14 14 Pupil Services Special Education Physical Education After-School Programs Psychological Testing Health Education HIV/Aids Prevention Health Services Clinic Nutrition Education School Lunch Program Drug Prevention Drug Services Counseling Smoking Cessation For Staff Codes of Discipline Pregnancy Prevention Social Services Child Protective Services HIV/AIDS Services Community-Based Organizations Mental Health Services Juvenile Court Services Violence & Crime Prevention School Adapted from: Health is Academic: A guide to Coordinated School Health Programs (1998). Edited by E. Marx & S.F. Wooley with D. Northrop. New York: Teachers College Press. Which of these address student learning?

15 15 Learning Supports Learning Supports Defined... Wide ranging strategies, programs, services, and practices that are implemented to create conditions and environments that promote student learning. Learning SupportsLearning Supports: –Promote healthy development for all students –Prevent problems for students –Provide early interventions after the onset of problems –Address the complex, intensive needs of some students –Address barriers to learning –Ensure that all students have an equitable opportunity to succeed in school

16 16 Learning Supports Learning Supports Purpose... Learning Supports To enhance Iowa’s existing system of Learning Supports by embedding it into the Iowa school improvement process so that all students have an equal opportunity to succeed in school

17 17 Learning Supports Implementation of Learning Supports leads to results such as: Enhanced academic achievement Improved school attendance Fewer behavior problems Improved interpersonal skills Better relationships between schools and families Better relationships for students, both at home and at school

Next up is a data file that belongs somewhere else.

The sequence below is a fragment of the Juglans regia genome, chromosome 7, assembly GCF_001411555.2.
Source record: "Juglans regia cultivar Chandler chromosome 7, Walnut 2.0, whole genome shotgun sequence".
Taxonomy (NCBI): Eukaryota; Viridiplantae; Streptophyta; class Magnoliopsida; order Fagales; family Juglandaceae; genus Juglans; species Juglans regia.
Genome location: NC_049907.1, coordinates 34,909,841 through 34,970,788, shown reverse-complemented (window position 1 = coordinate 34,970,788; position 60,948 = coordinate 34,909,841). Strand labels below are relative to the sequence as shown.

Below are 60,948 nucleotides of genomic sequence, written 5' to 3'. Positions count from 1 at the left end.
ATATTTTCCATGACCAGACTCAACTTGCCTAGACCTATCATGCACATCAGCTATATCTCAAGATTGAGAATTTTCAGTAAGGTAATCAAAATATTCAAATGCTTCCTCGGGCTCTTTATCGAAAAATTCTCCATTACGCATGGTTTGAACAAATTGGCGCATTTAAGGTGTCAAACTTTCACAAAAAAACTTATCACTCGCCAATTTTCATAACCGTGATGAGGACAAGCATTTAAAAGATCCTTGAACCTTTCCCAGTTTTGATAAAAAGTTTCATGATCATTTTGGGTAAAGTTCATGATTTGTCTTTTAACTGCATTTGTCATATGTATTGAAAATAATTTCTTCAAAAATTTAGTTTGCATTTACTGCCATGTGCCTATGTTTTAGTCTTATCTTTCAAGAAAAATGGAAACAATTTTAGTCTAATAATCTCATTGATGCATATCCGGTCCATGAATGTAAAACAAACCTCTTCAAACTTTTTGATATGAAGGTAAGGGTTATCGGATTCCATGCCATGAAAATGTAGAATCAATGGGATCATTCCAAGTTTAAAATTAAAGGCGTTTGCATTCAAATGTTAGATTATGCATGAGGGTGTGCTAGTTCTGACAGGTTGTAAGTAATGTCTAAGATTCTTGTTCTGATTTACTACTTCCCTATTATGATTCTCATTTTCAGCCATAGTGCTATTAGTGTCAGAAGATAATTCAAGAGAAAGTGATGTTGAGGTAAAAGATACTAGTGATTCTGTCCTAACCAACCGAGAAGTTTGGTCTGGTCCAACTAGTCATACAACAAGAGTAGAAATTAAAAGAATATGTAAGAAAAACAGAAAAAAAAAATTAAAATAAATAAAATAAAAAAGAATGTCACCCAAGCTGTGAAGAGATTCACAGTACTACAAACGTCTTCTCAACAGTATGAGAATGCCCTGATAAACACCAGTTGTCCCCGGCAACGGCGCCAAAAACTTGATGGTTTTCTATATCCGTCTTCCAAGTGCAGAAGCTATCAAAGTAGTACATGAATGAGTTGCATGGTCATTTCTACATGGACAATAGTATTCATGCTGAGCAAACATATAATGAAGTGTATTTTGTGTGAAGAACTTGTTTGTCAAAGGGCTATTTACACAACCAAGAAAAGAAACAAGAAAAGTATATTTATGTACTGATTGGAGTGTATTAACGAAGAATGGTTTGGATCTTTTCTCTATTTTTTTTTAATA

18 18 Learning Supports? Who Provides Learning Supports? Learning SupportsIn schools, Learning Supports may be provided by administrators, general education teachers, special education teachers, student service personnel, paraeducators, support staff, and other staff. Learning SupportsProvision of Learning Supports, however, is not limited to school personnel. Families and communities also have critical contributions to make to the successful learning of all children and youth.

19 19 Guiding Principles

20 20 Guiding Principles Schools must address barriers to learning and teaching in order to accomplish their instructional mission. School – Community - Family collaboration is essential. Cohesive leadership and aligned policy are needed at every level.

21 21 Point School-Community-Family collaboration is essential In achieving success

22 22 Our Instructional Mission: To increase student proficiency in reading, math, and science To improve attendance at school To increase graduation rates To increase connectedness to school To foster students’ social and emotional well-being To decrease achievement gaps To decrease dropout, suspension, and expulsion rates

23 23 Steps to accomplishing our mission... Improve instruction Enhance the professional development of teachers and educational leaders Nurture the healthy development of students Systematically address barriers to learning and teaching

24 24 Academic Instruction Component (Direct facilitation of learning) Leadership Component (Governance and Resource Management) Learning Supports Component (Addressing Barriers to Development & Learning) Three Components for Guiding School Efforts to Enhance Student Outcomes All Iowa youth are successful in school

25 25 Point Cohesive leadership and aligned policy are needed at every level to achieve success

26 26 Some students do well in school… Some do not What makes the difference?

27 27 Let’s Brainstorm about Barriers

28 28 Activity On an index card, list five “barriers” that regularly get in the way of students benefiting from instruction in your schools:

29 29 Were these barriers mentioned? Mental health issues Family problems Neighborhood issues Health problems Substance abuse Teen pregnancy Anger management problems Lack of connection to school Lack of relevant curriculum Poverty

30 30 Point Educators must address barriers to learning and teaching to accomplish the mission of success for all students

31 31 A Closer Look at Barriers...